Covid-free parts of New Zealand are on standby as they await the arrival of the Delta Covid-19 strain in their community, with its spread seeming inevitable.
News of two cases in Christchurch just brought the inevitable closer for places like the West Coast of the South Island, where Westland Mayor Bruce Smith said the Delta strain was “always coming, it was just a matter of when”.
Now Westland – like all of New Zealand – is in a race to increase vaccination numbers so to minimise the impact of the virus’s eventual arrival. “It is rather like planning for an alpine fault movement,” Smith said.
An unvaccinated person who had travelled from Auckland, where Covid is spreading through the community, and a close contact both tested positive for the virus in Christchurch, it was announced on Thursday. Health officials said the pair had not been good users of the Covid tracer app and one of the people had been unwell for two weeks.
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Ōtago University public health Professor Nick Wilson said this did not mean it was a done deal and the virus could still be contained, at least until vaccination numbers reached a level that meant the health system would not be swamped.
Taiwan and the Australian states of Queensland and Tasmania were all examples of success stories of either tackling the highly-contagious Delta variant of the virus, or simply keeping it out, Wilson said.
Wellington too had Delta in the community and dodged the bullet. Seventeen cases in the capital in August were tied to the still ongoing Auckland outbreak, but that is where Wellington numbers stopped. Northland and Coromandel also managed to have the virus and keep it in check.
Wilson said the aim had to be to keep the virus contained until vaccination numbers reached higher levels, and preferably with the vaccine approved for five-to-11 years olds.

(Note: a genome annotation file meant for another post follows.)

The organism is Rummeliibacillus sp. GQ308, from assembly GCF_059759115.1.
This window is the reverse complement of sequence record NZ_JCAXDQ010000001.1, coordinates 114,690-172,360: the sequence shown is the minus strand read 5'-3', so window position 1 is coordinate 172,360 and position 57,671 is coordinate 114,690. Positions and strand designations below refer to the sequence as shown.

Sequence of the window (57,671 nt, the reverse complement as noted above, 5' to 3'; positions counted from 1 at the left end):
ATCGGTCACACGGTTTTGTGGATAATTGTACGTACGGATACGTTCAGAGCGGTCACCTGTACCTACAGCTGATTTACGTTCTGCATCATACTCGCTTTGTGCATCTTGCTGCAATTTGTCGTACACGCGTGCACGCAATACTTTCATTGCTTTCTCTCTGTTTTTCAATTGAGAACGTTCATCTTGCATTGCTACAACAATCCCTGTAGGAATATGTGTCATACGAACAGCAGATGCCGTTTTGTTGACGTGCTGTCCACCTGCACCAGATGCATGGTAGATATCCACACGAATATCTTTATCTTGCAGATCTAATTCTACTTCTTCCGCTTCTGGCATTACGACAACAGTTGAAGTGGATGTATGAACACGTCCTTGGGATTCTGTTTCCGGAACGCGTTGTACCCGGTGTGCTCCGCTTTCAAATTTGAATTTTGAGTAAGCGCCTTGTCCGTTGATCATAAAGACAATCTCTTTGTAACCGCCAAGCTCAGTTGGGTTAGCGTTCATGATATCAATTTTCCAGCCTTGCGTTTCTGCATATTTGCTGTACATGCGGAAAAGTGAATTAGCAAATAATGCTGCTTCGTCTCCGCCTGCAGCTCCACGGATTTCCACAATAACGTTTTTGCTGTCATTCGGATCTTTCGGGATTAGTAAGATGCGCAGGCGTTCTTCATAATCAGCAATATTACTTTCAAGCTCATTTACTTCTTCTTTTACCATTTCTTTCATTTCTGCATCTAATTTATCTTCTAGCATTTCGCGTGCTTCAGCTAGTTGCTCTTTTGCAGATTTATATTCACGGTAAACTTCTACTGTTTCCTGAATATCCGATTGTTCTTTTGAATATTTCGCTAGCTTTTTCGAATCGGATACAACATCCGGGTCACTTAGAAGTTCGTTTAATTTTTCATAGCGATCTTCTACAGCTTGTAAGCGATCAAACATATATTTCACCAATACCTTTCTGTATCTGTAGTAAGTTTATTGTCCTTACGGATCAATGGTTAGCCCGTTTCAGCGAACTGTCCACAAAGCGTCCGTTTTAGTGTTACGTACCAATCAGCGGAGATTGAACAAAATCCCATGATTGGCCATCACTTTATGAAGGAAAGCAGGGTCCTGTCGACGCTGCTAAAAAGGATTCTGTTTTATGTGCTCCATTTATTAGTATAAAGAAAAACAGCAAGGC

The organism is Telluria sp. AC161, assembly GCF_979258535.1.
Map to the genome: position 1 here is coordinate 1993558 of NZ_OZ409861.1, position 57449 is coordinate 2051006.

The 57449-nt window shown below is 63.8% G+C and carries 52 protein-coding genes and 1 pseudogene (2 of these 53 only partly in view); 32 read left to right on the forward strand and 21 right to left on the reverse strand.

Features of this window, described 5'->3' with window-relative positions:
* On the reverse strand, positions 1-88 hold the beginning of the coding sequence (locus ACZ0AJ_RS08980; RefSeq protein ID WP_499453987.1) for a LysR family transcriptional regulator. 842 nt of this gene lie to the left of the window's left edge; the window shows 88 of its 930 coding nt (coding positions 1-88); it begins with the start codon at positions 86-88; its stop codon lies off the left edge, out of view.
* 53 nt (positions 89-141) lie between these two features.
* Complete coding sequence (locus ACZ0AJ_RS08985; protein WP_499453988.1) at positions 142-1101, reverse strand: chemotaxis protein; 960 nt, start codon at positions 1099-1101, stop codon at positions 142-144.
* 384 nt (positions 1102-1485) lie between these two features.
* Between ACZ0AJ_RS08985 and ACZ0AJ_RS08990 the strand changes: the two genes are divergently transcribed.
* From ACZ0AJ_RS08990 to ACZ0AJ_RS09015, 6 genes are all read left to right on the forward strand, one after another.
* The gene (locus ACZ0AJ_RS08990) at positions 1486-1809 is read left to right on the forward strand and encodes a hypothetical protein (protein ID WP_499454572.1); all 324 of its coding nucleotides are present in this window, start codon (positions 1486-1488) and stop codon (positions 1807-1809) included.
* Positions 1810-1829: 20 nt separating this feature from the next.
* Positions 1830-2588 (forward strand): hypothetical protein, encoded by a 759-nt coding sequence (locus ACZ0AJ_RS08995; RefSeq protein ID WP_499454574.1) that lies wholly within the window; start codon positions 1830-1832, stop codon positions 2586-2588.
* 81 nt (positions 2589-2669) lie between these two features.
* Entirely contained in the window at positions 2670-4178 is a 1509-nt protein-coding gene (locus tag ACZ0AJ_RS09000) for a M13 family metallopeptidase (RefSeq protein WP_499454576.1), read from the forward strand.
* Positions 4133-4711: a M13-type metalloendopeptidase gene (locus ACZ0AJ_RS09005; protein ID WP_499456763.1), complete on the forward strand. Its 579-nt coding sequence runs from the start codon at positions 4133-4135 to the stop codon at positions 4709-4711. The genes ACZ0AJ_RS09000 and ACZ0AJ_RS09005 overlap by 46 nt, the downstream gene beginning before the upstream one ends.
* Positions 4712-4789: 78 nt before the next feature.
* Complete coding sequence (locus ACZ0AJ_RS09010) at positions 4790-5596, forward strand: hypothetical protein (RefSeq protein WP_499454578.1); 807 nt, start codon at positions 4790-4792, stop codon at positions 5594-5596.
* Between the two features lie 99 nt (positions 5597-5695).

“We really should be trying much harder to stop it spreading,” Wilson said, adding the Government should be doing more to protect the borders between areas of community transmission and those without.
Wellington Mayor Andy Foster said the city was “only a truck driver or plane flight away” from a return of Covid-19.
“The most important thing we can all do is get vaccinated and Wellingtonians are doing a fantastic job in getting vaccinated,” he said.
Wellington City councillor Jill Day, chair of the social, cultural and economic Committee, said it was still possible to keep the virus out of Wellington, at least until vaccination numbers increased.
“It’s a race against the clock and the virus. We must all scan, wear masks and socially distance,” she said.
She encouraged people in the Wellington region to do their bit. “This is the time to have those difficult conversations with family and friends who are worried about getting the vaccine,” she said. “We are all in this together.”
Ant Simon, of Unichem Simon’s Pharmacy in the northern Wellington suburb of Tawa, said he believed it would be days or weeks until Wellington got its first case and the virus would be established in the capital by the end of November.
New Plymouth Mayor Neil Holdom said it had been clear “for quite some time” that the latest outbreak was coming to Taranaki.
“Our focus has been preparing for it and vaccinating.” The region has some way to go to have 90 per cent of the eligible population double-vaccinated.
Dunedin Mayor Aaron Hawkins said it was “inevitable” the virus would come to the South Island and Dunedin.
”We’re in a race between the virus and the vaccine, one that we all wish we’d had a better head start on, but this is where we find ourselves,” Hawkins said.